With R&R, came the electric guitar, bass, and drums and major influencers such as the tenor Beatles.   The tenor fits in better with these instruments.  The drum and bass provide the low undertones-–the tenor voice generally has to break through the bass and drum to create the “voice” of the band.  The baritone competes against the drums and bass.  Telephony can further explain this.   Telephones cut the bass notes and carry the treble, so as to reduce bandwidth requirements, and because the treble is what articulates the vocal understanding.  The tenor voice can “articulate” better against the electric bass and drums.

(Weak sound cards also don’t carry bass well.  And unfortunately, to capture bass well usually requires condensor mics.)

Furthermore, R&R and younger people’s music frequently are rebellious– a yell, a scream–the expression of the youthful rebellion.   Tenors again fits in well with younger pop music style.

Then, there’s the impact of recordings.   Back when R&R started, audio speakers were small, and most still are (excluding the high-end audio equipment, e.g. your clock radio, mall music speakers, which are much more common).  Bass doesn’t carry as well in these small speakers.   So, historically, get air play to sound good, tenors worked a lot better.  So, much more songs were written for and promoted for tenors.

Live music works differently.  A deeper voice expresses more power, more leadership, more variety of moods, and can create stature, fear, and respect.  Unless a tenor voice is really loud (very rare), a baritone has stronger stage presence and audio effects.

Audio tastes continue to evolve.  The R&R era is ending (it took 30 years for the crooners to go too).   This means that emotions of rebellion (screaming, yelling) are becoming less popular. 

And more importantly, women’s taste have changed.   Starting in the 60s, young women expressed their rebellion in part through their music selection.  Whereas women traditionally loved the male baritone, starting in the R&R era, many women preferred also tenors.   The aging of the women also affect strongly.  Younger women prefer higher pitch male singers (in part because they’re babyish cute); older women prefer more standard male baritones (in part because this is a gender differentiation).   As the population gets older, bassier male voices are more preferred.

So, the era for the high-pitch tenor Beatles has already ended, and it’s also time for you, as a musician, to move on.  Audiences come to be entertained (not to hear tenors or baritones).   What has not ended in audio-appreciation are novelty, breaking taboos, creating emotional impact (even if it’s done by shock).   Though music has often become more complex, these are also evolved to be cruder.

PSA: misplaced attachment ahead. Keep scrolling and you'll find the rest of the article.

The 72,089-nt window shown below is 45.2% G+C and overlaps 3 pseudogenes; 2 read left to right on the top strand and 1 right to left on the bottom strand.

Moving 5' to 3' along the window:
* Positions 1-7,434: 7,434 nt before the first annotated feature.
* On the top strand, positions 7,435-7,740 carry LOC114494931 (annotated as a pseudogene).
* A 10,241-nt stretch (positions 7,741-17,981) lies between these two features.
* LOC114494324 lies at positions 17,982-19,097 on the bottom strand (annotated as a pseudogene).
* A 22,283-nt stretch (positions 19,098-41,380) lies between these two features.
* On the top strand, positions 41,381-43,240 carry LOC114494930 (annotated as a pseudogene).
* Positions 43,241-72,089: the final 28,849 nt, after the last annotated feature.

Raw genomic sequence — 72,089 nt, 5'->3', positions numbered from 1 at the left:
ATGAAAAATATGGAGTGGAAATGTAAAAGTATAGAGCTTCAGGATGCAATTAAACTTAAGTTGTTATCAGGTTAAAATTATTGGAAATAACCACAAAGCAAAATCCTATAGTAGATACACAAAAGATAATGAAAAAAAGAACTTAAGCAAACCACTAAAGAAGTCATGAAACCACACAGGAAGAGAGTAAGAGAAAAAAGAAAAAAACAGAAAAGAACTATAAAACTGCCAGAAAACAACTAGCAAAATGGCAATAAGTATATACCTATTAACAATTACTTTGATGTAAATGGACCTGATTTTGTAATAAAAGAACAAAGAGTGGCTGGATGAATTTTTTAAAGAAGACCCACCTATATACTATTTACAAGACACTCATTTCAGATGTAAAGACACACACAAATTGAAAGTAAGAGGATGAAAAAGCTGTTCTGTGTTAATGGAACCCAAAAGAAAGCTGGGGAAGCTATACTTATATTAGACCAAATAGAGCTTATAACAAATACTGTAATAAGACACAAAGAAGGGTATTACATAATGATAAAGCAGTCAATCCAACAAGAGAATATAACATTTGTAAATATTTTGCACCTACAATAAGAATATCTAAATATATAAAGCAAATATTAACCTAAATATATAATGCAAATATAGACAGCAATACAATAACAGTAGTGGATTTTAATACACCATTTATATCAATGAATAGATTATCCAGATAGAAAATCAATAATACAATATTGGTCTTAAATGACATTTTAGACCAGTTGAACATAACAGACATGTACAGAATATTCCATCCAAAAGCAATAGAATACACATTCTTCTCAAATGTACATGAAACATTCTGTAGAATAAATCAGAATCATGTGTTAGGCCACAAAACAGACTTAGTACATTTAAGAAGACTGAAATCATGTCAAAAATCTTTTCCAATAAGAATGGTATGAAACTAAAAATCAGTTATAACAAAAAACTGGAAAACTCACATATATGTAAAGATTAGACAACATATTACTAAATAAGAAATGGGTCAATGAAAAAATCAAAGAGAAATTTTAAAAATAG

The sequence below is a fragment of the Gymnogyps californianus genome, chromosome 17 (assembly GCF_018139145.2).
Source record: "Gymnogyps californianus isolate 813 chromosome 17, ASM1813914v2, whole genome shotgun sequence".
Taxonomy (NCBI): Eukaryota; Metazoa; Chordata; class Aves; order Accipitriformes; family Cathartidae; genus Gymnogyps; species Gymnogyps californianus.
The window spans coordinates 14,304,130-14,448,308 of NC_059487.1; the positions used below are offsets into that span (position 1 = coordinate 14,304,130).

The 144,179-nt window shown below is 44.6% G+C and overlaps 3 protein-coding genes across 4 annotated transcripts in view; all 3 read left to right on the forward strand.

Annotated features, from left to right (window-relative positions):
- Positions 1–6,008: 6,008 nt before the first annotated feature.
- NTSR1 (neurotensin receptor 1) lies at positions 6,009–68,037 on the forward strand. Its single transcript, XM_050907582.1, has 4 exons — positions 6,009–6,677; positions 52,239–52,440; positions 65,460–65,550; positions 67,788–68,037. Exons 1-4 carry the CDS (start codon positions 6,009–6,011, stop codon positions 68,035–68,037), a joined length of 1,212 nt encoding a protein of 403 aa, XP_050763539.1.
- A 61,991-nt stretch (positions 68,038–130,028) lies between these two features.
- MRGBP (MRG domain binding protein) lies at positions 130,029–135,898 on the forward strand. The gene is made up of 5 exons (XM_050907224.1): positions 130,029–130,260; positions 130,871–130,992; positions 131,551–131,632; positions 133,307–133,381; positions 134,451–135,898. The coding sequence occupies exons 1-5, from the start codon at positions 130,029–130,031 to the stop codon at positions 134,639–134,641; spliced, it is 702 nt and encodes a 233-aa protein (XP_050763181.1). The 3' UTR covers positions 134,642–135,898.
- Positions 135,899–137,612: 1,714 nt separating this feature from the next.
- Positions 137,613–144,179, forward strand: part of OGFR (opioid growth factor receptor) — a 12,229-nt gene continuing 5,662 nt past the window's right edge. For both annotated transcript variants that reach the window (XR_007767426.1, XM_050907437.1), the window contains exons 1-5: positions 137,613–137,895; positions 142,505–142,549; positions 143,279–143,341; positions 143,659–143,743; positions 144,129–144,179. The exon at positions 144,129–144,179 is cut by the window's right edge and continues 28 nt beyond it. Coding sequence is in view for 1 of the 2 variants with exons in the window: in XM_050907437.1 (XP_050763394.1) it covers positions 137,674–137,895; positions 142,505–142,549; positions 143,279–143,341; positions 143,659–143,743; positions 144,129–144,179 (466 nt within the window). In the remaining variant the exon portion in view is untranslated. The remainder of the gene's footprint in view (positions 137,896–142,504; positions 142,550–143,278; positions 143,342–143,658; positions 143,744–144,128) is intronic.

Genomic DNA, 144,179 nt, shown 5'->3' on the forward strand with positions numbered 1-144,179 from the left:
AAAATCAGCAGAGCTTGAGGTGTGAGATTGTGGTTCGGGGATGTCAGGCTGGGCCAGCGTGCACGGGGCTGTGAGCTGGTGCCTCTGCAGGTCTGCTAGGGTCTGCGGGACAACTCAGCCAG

So, your job as a musician, is to convince auditioning bands that they need to go toward a newer sound–one that’s beyond the high tenors they’re familiar with.  One that creates different types of emotions.  One that works for live music instead of recordings aimed at small audio speakers.  Because society is getting more vulgar, I suggest the emotion to utilize for baritones is fear or power.  Shock too—big speakers.  Of course, a smooth male bass always goes over well anytime.

Bottom line.   Jim Morrison (Doors), John Caye (Steppenwolf) were rock stars with bassy voices.   Better still–full voices:   Gary Puckett (and the Union Gap), Eric Burdon (and the Animals), Tom Jones, Englebert Humperdink.  (Is it just a coincidence that Morrison’s and Caye’s bands had keyboards?  I think the other male singers also relied more than guitar-bass-drum)   In short, male bassy voices have lesser song selections, but are bigger, more powerful vocal stars, particularly live.

Where are conferences on singing instructions?

June 2, 2010

Where are there tradeshows, conferences, etc. on music instructions?

I’m developing an unusual method to learn how to sing, called VocalPosture.com, presently in random blog notes.   VocalPosture says that the alignment of the skeletal system affects the vocal apparatus and hearing pathways, and a realignment process can restore accurate hearing and innate vocal singing, for the vast majority of people.   Analogy and supporting evidence is provided by references to Zen Buddhism, which likewise is a restoration of one’s own innate “subconscious” capabilities.  VocalPosture is unlike Alexander Methods or Feldenkrais.

Unfortunately, I’ve had to develop these methods independently and have no idea what vocal pedagogy already knows, but the literature I’ve researched—on the web and in older library books don’t show anything like this.   Other than its methods working very well for me, supporting evidence from Eastern religions and Western psychology and physiology, I have no evidence how accurate my ideas are.  And singing is strictly a hobby.

So, I’m curious as to where I can go to have my ideas tested out and examined by professionals and amateurs.   Something alike bar camp in the IT discussions side, where lots of pros attend and anyone can propose and lead a topic of discussion.

I’m in Houston, TX and visit Silicon Valley once every six months.